May 31, 2020  
 
Gaebler.com is a daily online magazine covering small business news. We help entrepreneurs transform ideas and innovations into greatness.

Articles for Entrepreneurs

 

Entrepreneurial Selling

 

How to Follow Up with Prospects Properly to Ensure Your Success

Written by Mac Cassity for Gaebler Ventures

Following up with prospects and new business relationships is crucial to the success of any business. So many fail to do it or do it incorrectly. This article will help you become more effective at this all too important business skill.

One of the biggest mistakes the business professionals make after networking events is not following up properly.

We often walk away from the networking event with a pocket full of business cards but they often do little but take up space on our desk, begin collecting dust, and then end up in the trash can. There is no good reason for this as most people at networking events are looking to build new business relationships but the fact of the matter is, if you don't have an effective follow-up system, networking can wind up being unproductive work.

Developing a system for following up can be as simple as sending an e-mail to every person that you've met and filing away their business card, or it can be more complex involving a three or four step system that includes an e-mail, a phone call, a greeting card or other type of physical mailing, and a request for an appointment. The process is totally up to you what is important to get one in place and follow it consistently.

Here are some simple tips for you to remember when following up with folks that you meet at networking events:

1. Be sure to take notes at the time of the initial meeting

When meeting new business prospects for the first time, is a good idea to jot some information on the back of their business card or on another piece of paper that you can keep with that card. This information can be incredibly valuable when following up with them. You'll be able to refer to some specifics contained in the conversation that you had and impress them with your ability to pay attention and make them feel special.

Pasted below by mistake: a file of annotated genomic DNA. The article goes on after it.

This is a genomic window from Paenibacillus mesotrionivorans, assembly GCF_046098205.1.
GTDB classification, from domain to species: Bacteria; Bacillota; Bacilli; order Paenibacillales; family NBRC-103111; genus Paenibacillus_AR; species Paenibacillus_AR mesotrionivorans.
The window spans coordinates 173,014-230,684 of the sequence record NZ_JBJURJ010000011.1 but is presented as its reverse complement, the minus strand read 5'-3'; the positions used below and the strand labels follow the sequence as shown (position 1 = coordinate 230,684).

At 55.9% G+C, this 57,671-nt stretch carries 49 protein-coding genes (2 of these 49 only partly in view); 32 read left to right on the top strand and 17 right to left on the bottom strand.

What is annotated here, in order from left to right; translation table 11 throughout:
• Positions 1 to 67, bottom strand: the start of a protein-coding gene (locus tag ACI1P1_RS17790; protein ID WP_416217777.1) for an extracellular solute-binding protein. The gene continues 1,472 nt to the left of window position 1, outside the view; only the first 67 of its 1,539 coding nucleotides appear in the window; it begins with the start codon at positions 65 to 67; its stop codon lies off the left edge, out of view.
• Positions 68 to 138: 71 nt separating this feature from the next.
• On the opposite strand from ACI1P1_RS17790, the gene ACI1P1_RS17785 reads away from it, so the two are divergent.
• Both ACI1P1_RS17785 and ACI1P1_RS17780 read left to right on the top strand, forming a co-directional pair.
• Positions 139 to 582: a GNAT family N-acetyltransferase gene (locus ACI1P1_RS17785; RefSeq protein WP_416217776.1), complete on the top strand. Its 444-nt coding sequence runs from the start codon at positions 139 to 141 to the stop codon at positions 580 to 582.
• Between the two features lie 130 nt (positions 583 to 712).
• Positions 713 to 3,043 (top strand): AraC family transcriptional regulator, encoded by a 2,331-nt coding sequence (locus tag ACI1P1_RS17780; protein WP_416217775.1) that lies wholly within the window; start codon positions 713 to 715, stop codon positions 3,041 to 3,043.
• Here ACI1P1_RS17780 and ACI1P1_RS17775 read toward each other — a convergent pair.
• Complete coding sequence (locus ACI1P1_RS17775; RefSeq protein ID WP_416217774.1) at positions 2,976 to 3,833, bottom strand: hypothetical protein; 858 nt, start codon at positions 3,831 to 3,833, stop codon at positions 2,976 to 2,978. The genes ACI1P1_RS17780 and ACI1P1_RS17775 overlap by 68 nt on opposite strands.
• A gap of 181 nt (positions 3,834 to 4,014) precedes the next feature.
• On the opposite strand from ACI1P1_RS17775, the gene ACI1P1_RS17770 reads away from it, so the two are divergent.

2. Following up quickly is crucial

No matter what we think about ourselves, the people we meet may not remember us that well as time wanes on. It is important to follow up with people that you meet within 48 hours to ensure that that memory is still vivid in their mind and they themselves can recall some bits of information of what you spoke about. While this can certainly be in the form of an e-mail, a quick phone call is often the best way to get a positive response. Let them know that you understand they are busy and you don't want to take their time, but simply wanted to call and tell him how much you enjoyed speaking with them and that it would be fantastic if you could get together in the future to do a one on one to get more info about their business and what it is that they do.

3. Look for referrals

One of the best ways to make an impression on someone that you've just met is to offer them the gift of a quality referral. When looking at the business cards of the people that you've recently met, search for people that you might be able to refer business to your existing network of business relationships, friends, and family. By offering a referral you're setting the stage for quality business relationship. More often than not, that person will remember this gesture and try to return the favor to you as well. The fact of the matter is that turning your new business relationships into referral sources is far more important than trying to get them to buy from you anyways.

Again, one of the most important aspects of following up is simply TO DO IT! So many fail to do this and this results in missed opportunity each and every day. Meeting new people for the sake of doing business is only valuable when you take the time to follow up. Following the tips above can help you do it more often and more effectively.

Mac Cassity is an entrepreneur and business person. Mac began writing professionally when he was twelve years old for a comic book collecting publication. Today, he has experience in insurance agency management and runs his own freelance writing business, Mac the Knife Articles.


Conversation Board

We greatly appreciate any advice you can provide on this topic. Please contribute your insights on this topic so others can benefit.


Questions, Comments, Tips, and Advice  Code Image - Please contact webmaster if you have problems seeing this image code
Problem Viewing Image
Load New Code

 

 

Additional Resources for Entrepreneurs

Search Engine Marketing

Social Marketing Optimization

Business Forms

Business in the Jungle - Business in Fiction - Negotiating

Radio Ad Costs

Newspaper Advertising Rates

City-Specific Resources for Entrepreneurs

Small Business Insurance

Global Entrepreneurship

China & Entrepreneurs